Over the past month, the Downtown Bank, which is the second-largest Korean-American banking firm behind Koreatown rival Hope Bancorp Inc., with $ 17.5 billion in assets, announced the departure. suddenly an administrator and a senior accounting officer. .
The departures came under the cloud of a recent performance review the institution received from its banking regulator on its history of lending in low- and moderate-income neighborhoods.
Hanmi has $ 6.6 billion in assets and 35 branches across the United States. About two-thirds of the branches are located in Los Angeles County, with others scattered throughout Washington, Colorado, Illinois, Texas, Georgia, Virginia, New Jersey and from New York.
Last summer, Hanmi was informed by the Federal Deposit Insurance Corp., which insures bank deposits and regulates banking companies, that the bank “needs to improve” its compliance with the Community Reinvestment Act for the period from March 29, 2018 to May 3, 2021..
These odds are relatively rare. The last locally known bank to receive a “need to improve” rating from the FDIC came four years ago with the State Bank of India, which has assets of $ 874 million.
According to the list released earlier this month by the FDIC, only two of the 83 banks in the country that received their appraisal ratings from the ARC in July received a “need to improve” rating under the Anti-Redlining Act of 1977. The CRA is a law designed to encourage banks and insured savings banks to meet local credit needs, including those in low- and modest-income neighborhoods, while respecting operations healthy and safe.
“We were disappointed with the CRA rating given Hanmi Bank’s deep commitment to the diverse communities we serve,” said Bonnie Lee, President and CEO of the bank. “While the decommissioning is unfortunate, we have a comprehensive plan to mitigate the items identified by regulators, which we have already started to implement.”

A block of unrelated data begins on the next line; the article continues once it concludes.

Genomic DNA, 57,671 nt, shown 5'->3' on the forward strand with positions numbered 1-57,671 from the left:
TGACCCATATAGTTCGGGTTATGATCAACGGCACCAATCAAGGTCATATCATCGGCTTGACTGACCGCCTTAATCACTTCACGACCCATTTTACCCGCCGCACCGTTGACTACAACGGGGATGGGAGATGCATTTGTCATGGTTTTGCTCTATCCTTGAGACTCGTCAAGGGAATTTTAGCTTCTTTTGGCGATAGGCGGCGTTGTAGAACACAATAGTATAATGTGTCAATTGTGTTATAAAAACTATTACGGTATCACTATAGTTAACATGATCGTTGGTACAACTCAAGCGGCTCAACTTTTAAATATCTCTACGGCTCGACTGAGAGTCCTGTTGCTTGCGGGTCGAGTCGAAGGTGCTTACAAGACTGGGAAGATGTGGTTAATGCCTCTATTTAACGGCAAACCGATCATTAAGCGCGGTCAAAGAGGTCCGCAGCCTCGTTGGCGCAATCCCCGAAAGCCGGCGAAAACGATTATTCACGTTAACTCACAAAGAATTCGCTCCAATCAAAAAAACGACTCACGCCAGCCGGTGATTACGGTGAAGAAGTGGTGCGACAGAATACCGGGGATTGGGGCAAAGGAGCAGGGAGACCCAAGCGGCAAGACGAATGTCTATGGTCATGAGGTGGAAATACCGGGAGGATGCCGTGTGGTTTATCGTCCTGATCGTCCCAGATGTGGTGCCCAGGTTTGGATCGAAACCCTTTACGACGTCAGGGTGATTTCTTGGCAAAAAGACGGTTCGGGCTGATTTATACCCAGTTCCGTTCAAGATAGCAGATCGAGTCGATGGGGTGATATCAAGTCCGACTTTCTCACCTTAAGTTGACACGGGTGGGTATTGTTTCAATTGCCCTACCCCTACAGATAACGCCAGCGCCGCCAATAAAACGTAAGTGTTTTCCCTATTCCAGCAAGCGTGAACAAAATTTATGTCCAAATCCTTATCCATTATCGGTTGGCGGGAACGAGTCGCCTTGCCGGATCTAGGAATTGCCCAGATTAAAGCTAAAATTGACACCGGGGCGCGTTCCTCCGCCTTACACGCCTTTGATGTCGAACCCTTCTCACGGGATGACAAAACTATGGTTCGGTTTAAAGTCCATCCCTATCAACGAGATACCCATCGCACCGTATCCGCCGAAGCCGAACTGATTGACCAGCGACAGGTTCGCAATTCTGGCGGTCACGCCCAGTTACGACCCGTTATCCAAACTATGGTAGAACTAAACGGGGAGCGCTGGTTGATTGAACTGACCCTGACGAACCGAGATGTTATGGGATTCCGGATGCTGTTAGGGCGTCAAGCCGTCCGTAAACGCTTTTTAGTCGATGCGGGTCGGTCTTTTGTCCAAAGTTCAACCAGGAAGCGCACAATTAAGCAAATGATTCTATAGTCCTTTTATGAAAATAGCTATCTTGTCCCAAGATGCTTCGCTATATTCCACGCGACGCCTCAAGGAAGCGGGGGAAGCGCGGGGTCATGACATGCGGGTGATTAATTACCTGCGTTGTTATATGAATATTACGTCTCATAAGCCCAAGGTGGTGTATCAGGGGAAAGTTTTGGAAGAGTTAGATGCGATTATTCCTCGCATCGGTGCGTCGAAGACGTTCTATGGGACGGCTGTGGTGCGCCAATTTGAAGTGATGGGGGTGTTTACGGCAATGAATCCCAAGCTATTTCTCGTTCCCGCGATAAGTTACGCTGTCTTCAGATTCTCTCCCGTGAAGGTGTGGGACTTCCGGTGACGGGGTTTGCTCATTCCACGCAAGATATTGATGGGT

“The rating does not impact our ability to continue to implement our current organic growth efforts, and we will continue to strive to help our customers and the communities we serve,” said Lee.
The CRA challenge followed a second quarter report that showed an improvement in the bank’s profitability compared to previous periods when it struggled with business loans over 90 days overdue – an emblematic problem of the pandemic. In its latest report, the bank managed downward these unrecorded loans, which were down almost 30% from the previous quarter.
An update on unrecorded loans will be given on October 26 when the bank releases its third quarter report.
A year ago, Patrick Carr was hired as Hanmi’s accounting manager, but he resigned effective October 15, ac
On October 18, the bank hired Joseph Pangrazio as Carr’s replacement. Pangrazio has held accounting and finance positions for various financial institutions for a quarter of a century, most recently as vice president of accounting controls and reporting for Bank of the West in San Francisco.
In an October 6 filing, Hanmi revealed that Kiho Choi informed the bank of his immediate departure from Hanmi’s board.
Choi is a director and managing partner of CKP, based in Koreatown, the largest Korean-born American accounting firm in the United States.
Just over two years ago, Lee, who joined Hanmi in 2013 as COO, replaced Chong Guk “CG” Kum, who retired from Hanmi. Lee joined Hanmi as COO in 2013.
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